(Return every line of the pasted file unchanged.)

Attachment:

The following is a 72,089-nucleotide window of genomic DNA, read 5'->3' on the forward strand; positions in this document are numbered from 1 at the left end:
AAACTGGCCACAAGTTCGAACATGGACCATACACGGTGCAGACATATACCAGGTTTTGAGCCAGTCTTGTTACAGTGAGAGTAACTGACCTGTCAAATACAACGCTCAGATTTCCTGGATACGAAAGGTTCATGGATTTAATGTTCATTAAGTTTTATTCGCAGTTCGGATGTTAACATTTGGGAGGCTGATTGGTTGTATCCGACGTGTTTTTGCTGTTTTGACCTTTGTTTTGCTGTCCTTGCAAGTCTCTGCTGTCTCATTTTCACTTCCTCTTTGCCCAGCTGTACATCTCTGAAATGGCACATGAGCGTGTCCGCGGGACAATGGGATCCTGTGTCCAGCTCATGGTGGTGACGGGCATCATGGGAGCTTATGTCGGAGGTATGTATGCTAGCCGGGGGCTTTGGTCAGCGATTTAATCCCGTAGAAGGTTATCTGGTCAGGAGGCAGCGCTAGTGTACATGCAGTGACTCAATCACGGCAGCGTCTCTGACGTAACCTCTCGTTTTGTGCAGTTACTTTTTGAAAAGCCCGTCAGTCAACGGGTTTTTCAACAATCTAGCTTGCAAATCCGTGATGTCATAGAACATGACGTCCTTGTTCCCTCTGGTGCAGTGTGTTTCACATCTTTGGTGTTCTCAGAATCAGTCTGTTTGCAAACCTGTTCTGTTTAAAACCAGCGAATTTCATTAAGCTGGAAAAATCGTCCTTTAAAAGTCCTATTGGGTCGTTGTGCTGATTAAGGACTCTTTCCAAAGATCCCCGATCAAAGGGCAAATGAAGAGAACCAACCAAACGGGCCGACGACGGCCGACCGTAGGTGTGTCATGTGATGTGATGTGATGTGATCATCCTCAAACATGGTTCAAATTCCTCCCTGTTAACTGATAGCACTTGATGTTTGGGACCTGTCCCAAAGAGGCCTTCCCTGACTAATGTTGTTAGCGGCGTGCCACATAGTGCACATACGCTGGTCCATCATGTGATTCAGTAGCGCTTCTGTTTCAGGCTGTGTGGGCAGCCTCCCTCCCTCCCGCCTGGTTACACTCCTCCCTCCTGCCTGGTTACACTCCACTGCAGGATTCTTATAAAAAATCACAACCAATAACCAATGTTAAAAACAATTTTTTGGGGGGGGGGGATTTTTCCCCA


The following is a 72,089-nucleotide window of genomic DNA, read 5'->3' on the forward strand; positions in this document are numbered from 1 at the left end:
AAACTGGCCACAAGTTCGAACATGGACCATACACGGTGCAGACATATACCAGGTTTTGAGCCAGTCTTGTTACAGTGAGAGTAACTGACCTGTCAAATACAACGCTCAGATTTCCTGGATACGAAAGGTTCATGGATTTAATGTTCATTAAGTTTTATTCGCAGTTCGGATGTTAACATTTGGGAGGCTGATTGGTTGTATCCGACGTGTTTTTGCTGTTTTGACCTTTGTTTTGCTGTCCTTGCAAGTCTCTGCTGTCTCATTTTCACTTCCTCTTTGCCCAGCTGTACATCTCTGAAATGGCACATGAGCGTGTCCGCGGGACAATGGGATCCTGTGTCCAGCTCATGGTGGTGACGGGCATCATGGGAGCTTATGTCGGAGGTATGTATGCTAGCCGGGGGCTTTGGTCAGCGATTTAATCCCGTAGAAGGTTATCTGGTCAGGAGGCAGCGCTAGTGTACATGCAGTGACTCAATCACGGCAGCGTCTCTGACGTAACCTCTCGTTTTGTGCAGTTACTTTTTGAAAAGCCCGTCAGTCAACGGGTTTTTCAACAATCTAGCTTGCAAATCCGTGATGTCATAGAACATGACGTCCTTGTTCCCTCTGGTGCAGTGTGTTTCACATCTTTGGTGTTCTCAGAATCAGTCTGTTTGCAAACCTGTTCTGTTTAAAACCAGCGAATTTCATTAAGCTGGAAAAATCGTCCTTTAAAAGTCCTATTGGGTCGTTGTGCTGATTAAGGACTCTTTCCAAAGATCCCCGATCAAAGGGCAAATGAAGAGAACCAACCAAACGGGCCGACGACGGCCGACCGTAGGTGTGTCATGTGATGTGATGTGATGTGATCATCCTCAAACATGGTTCAAATTCCTCCCTGTTAACTGATAGCACTTGATGTTTGGGACCTGTCCCAAAGAGGCCTTCCCTGACTAATGTTGTTAGCGGCGTGCCACATAGTGCACATACGCTGGTCCATCATGTGATTCAGTAGCGCTTCTGTTTCAGGCTGTGTGGGCAGCCTCCCTCCCTCCCGCCTGGTTACACTCCTCCCTCCTGCCTGGTTACACTCCACTGCAGGATTCTTATAAAAAATCACAACCAATAACCAATGTTAAAAACAATTTTTTGGGGGGGGGGGATTTTTCCCCA